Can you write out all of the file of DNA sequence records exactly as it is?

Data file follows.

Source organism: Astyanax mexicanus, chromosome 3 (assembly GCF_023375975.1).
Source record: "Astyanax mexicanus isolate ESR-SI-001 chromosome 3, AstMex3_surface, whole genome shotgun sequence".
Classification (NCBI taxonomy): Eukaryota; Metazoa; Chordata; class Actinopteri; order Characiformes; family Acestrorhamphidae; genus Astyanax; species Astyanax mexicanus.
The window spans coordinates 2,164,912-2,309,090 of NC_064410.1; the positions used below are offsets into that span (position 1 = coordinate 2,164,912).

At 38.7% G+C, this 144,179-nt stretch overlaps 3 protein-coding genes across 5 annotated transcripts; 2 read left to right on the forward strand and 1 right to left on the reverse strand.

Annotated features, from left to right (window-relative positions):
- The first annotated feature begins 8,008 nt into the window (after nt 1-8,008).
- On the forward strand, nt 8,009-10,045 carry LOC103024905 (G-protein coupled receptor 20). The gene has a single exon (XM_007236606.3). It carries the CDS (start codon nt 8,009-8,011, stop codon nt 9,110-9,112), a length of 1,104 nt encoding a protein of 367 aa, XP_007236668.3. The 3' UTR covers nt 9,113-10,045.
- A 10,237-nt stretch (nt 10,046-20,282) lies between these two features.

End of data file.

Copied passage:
Source organism: Astyanax mexicanus, chromosome 3 (assembly GCF_023375975.1).
Source record: "Astyanax mexicanus isolate ESR-SI-001 chromosome 3, AstMex3_surface, whole genome shotgun sequence".
Classification (NCBI taxonomy): Eukaryota; Metazoa; Chordata; class Actinopteri; order Characiformes; family Acestrorhamphidae; genus Astyanax; species Astyanax mexicanus.
The window spans coordinates 2,164,912-2,309,090 of NC_064410.1; the positions used below are offsets into that span (position 1 = coordinate 2,164,912).

At 38.7% G+C, this 144,179-nt stretch overlaps 3 protein-coding genes across 5 annotated transcripts; 2 read left to right on the forward strand and 1 right to left on the reverse strand.

Annotated features, from left to right (window-relative positions):
- The first annotated feature begins 8,008 nt into the window (after nt 1-8,008).
- On the forward strand, nt 8,009-10,045 carry LOC103024905 (G-protein coupled receptor 20). The gene has a single exon (XM_007236606.3). It carries the CDS (start codon nt 8,009-8,011, stop codon nt 9,110-9,112), a length of 1,104 nt encoding a protein of 367 aa, XP_007236668.3. The 3' UTR covers nt 9,113-10,045.
- A 10,237-nt stretch (nt 10,046-20,282) lies between these two features.